|Finding Grandpa Hamming's name on the wall at Ellis Island.|
Fast forward about nine years and along came our daughter. By then the boys were old enough to add in their two-cents, and so she was named Amelia Marie (after my sister Amy Marie and Amelia Earhart, both great role models), but called Mia much of time after Mia Hamm--at her brother's insistence. (He's still not over the fact that she doesn't seem to care for soccer.)
Naming the children took a lot of thought. Would Mia be too cutesy as an adult? Yes, I thought, and therefore insisted the name on her birth certificate be Amelia, so she had options later. Could I have named either of my sons Carl or Don or Mark? Not after a former boyfriend! And there are other names I have very strong emotions tied to, people I've known who have forever flavored the way a name tastes on my tongue.
Naming a character in a book should be a simple process, right? Hardly! Your characters will live on forever in your mind and hopefully forever on the pages of your book, so their names have to fit them to a T. It would be nice if you could give them names that almost become branded (think Scout in To Kill a Mockingbird or Skeeter in The Help); names that will conjure up images whenever anyone says them aloud.
But you also have to think about how a name is pronounced. Julie ran into this recently with a character she had named in her story. After handing out some drafts to first readers, she realized her main character's name was being pronounced three different ways. Not a problem, maybe, since it's a book, but what happens when she's at an event and mentions the name aloud--the way she meant for it to sound--and someone in the crowd realizes she's been hearing it differently in her mind. Or when the audio book is recorded and the name sounds different than a reader might have originally thought it did.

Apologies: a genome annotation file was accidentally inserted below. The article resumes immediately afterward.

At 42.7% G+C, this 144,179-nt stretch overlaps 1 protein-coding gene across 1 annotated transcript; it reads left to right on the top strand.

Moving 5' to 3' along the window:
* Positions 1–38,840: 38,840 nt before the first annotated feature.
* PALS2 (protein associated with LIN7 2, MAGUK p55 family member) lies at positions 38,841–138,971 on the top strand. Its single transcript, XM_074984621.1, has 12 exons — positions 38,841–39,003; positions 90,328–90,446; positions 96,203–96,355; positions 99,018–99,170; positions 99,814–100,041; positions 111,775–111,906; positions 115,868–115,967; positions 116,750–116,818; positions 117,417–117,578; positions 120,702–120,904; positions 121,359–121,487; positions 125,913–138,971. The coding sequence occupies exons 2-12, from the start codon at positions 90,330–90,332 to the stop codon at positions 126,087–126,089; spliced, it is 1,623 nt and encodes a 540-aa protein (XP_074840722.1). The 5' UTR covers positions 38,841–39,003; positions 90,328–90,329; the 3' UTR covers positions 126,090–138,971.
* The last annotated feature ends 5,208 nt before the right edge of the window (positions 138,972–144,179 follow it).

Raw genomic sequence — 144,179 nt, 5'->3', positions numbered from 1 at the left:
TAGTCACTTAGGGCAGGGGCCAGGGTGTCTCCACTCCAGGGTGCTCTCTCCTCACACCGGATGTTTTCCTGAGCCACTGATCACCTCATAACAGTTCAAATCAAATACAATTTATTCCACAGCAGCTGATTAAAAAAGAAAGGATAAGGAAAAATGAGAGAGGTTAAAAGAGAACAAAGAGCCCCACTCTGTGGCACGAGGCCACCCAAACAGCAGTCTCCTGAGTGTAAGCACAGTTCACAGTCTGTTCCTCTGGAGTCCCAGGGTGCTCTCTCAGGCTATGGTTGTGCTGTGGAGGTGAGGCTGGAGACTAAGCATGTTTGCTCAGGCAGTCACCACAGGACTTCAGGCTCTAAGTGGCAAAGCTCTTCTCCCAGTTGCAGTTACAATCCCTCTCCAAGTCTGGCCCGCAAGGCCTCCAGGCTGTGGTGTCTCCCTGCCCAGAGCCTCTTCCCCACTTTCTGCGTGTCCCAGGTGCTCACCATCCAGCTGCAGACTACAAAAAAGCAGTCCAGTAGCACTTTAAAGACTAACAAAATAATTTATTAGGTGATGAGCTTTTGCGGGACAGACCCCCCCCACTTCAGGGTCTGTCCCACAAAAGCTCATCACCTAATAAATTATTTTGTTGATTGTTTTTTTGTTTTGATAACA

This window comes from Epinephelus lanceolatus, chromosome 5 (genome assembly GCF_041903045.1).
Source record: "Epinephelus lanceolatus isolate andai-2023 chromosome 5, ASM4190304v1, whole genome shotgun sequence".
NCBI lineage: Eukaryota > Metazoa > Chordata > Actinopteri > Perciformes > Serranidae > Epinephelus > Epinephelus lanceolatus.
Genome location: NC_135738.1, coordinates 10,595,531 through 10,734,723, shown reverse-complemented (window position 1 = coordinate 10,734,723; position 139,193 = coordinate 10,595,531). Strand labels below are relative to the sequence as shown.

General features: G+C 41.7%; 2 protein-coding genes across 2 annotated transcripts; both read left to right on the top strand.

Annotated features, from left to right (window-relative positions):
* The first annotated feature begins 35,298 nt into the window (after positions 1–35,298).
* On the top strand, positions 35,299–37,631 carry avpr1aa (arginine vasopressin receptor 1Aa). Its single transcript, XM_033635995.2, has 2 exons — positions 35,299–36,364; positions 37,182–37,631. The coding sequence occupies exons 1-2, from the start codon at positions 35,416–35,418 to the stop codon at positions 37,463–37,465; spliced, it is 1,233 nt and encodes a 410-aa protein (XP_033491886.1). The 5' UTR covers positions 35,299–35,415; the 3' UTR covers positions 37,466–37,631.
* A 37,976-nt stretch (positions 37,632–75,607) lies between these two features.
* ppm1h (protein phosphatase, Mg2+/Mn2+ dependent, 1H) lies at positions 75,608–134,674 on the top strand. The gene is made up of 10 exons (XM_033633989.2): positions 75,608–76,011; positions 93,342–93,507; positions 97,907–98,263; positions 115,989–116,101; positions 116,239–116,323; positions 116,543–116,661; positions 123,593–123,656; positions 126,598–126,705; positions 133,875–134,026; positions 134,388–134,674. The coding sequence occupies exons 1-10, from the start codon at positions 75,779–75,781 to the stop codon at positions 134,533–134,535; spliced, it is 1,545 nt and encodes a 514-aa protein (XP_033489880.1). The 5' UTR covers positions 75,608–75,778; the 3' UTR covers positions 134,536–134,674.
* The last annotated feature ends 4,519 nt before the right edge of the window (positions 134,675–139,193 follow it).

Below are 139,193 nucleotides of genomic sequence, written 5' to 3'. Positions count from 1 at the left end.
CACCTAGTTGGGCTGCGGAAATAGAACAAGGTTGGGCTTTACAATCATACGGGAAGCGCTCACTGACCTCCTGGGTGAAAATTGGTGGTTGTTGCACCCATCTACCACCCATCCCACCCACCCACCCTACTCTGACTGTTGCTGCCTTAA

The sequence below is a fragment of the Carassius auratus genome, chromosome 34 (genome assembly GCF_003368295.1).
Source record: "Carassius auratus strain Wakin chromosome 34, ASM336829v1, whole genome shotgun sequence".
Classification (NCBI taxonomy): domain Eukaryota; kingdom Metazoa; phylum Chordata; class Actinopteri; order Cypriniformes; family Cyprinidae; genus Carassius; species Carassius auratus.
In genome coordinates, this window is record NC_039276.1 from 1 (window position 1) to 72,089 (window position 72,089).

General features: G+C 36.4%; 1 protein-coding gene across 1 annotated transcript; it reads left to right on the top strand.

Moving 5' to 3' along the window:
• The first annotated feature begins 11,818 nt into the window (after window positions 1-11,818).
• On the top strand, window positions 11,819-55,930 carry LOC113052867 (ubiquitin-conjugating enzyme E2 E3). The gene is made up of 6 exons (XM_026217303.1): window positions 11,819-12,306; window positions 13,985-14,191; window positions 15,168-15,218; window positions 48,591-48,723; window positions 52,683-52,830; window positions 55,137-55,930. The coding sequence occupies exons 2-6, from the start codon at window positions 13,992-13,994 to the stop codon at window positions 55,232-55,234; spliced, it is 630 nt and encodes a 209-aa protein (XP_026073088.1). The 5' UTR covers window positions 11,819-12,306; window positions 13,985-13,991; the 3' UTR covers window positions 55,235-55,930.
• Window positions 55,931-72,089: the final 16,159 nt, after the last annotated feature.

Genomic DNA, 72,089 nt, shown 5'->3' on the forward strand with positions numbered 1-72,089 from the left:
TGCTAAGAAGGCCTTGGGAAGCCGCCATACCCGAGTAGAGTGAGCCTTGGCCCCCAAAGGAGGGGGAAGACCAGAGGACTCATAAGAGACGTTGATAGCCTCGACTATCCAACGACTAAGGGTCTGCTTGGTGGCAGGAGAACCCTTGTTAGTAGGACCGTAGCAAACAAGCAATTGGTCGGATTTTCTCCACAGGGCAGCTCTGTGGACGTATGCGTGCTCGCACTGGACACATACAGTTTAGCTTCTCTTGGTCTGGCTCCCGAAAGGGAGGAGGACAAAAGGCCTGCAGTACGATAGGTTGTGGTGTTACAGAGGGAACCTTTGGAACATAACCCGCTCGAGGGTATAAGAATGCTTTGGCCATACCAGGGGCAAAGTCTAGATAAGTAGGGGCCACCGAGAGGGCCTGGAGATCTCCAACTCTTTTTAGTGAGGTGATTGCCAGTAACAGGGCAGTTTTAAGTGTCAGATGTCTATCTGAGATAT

I told Julie about the time I picked up Lisey's Story, by Stephen King, and had it in my mind I was going to read about Lisey (Lye-see). Then on page one, King tells me her name rhymes with Cee-Cee. No, it doesn't, I thought. From then on, as I read the book, it tripped me up. I caught myself hearing "Lye-see" and then mentally correcting myself that it was really "Lee-Cee" and I ended up setting the book aside. Weird? Maybe, but for me it annoyed me too much.
Which might be good reason for me to not read fantasy. Authors make up names like Oorfene and Meriadoc Brandybuck and either don't care if we know how they're pronounced or assume we can hear them read as they do.
But a character's name is important and you, the author, get both the privilege of naming rights and the responsibility of making his or her name suit the character. I can't imagine Scout having been a Lacey or Skeeter having been a Wilma. Not that there's anything wrong with either--they just wouldn't have suited their characters' personalities.
If you want an American name that's suited to the era in which you are writing, a great source is the Social Security Administration's website. Type in the year the character might have been born, and then choose how many you want to see. If you want a common name, pick from the top ten. Looking for something a little more obscure, yet timely? Then you can set your search to include the top 1000 and choose a name from the bottom of the list.
Make sure you give some thought to your characters' names and avoid choosing something too similar to someone you know. We all base characters on people who have crossed our paths, but it's best to leave them wondering than for someone to find his or her name (or a slight variation of) repeated in your novel.